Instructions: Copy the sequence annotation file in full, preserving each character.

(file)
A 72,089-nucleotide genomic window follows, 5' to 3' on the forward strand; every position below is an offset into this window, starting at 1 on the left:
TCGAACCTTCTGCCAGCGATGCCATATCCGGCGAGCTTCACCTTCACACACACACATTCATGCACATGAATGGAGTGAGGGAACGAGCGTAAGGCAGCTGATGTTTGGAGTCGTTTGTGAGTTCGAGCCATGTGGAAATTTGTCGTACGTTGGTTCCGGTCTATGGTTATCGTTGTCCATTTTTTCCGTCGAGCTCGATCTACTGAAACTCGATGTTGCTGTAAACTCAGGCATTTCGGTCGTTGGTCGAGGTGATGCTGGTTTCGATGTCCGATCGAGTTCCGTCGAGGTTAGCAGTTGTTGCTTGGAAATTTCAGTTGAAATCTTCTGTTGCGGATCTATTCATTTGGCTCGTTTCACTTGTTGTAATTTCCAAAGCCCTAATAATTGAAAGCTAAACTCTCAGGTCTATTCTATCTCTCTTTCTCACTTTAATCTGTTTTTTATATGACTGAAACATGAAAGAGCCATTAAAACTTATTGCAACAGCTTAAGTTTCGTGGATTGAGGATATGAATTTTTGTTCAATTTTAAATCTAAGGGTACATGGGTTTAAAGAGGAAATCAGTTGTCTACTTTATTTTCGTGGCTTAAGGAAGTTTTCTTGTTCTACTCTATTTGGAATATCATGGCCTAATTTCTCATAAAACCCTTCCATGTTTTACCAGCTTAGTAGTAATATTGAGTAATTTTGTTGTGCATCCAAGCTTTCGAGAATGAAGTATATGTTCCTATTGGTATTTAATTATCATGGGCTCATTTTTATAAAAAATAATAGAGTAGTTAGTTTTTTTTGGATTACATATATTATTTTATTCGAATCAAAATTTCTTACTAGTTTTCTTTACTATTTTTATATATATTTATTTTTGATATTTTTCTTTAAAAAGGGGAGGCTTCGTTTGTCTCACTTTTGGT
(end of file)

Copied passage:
A 72,089-nucleotide genomic window follows, 5' to 3' on the forward strand; every position below is an offset into this window, starting at 1 on the left:
TCGAACCTTCTGCCAGCGATGCCATATCCGGCGAGCTTCACCTTCACACACACACATTCATGCACATGAATGGAGTGAGGGAACGAGCGTAAGGCAGCTGATGTTTGGAGTCGTTTGTGAGTTCGAGCCATGTGGAAATTTGTCGTACGTTGGTTCCGGTCTATGGTTATCGTTGTCCATTTTTTCCGTCGAGCTCGATCTACTGAAACTCGATGTTGCTGTAAACTCAGGCATTTCGGTCGTTGGTCGAGGTGATGCTGGTTTCGATGTCCGATCGAGTTCCGTCGAGGTTAGCAGTTGTTGCTTGGAAATTTCAGTTGAAATCTTCTGTTGCGGATCTATTCATTTGGCTCGTTTCACTTGTTGTAATTTCCAAAGCCCTAATAATTGAAAGCTAAACTCTCAGGTCTATTCTATCTCTCTTTCTCACTTTAATCTGTTTTTTATATGACTGAAACATGAAAGAGCCATTAAAACTTATTGCAACAGCTTAAGTTTCGTGGATTGAGGATATGAATTTTTGTTCAATTTTAAATCTAAGGGTACATGGGTTTAAAGAGGAAATCAGTTGTCTACTTTATTTTCGTGGCTTAAGGAAGTTTTCTTGTTCTACTCTATTTGGAATATCATGGCCTAATTTCTCATAAAACCCTTCCATGTTTTACCAGCTTAGTAGTAATATTGAGTAATTTTGTTGTGCATCCAAGCTTTCGAGAATGAAGTATATGTTCCTATTGGTATTTAATTATCATGGGCTCATTTTTATAAAAAATAATAGAGTAGTTAGTTTTTTTTGGATTACATATATTATTTTATTCGAATCAAAATTTCTTACTAGTTTTCTTTACTATTTTTATATATATTTATTTTTGATATTTTTCTTTAAAAAGGGGAGGCTTCGTTTGTCTCACTTTTGGT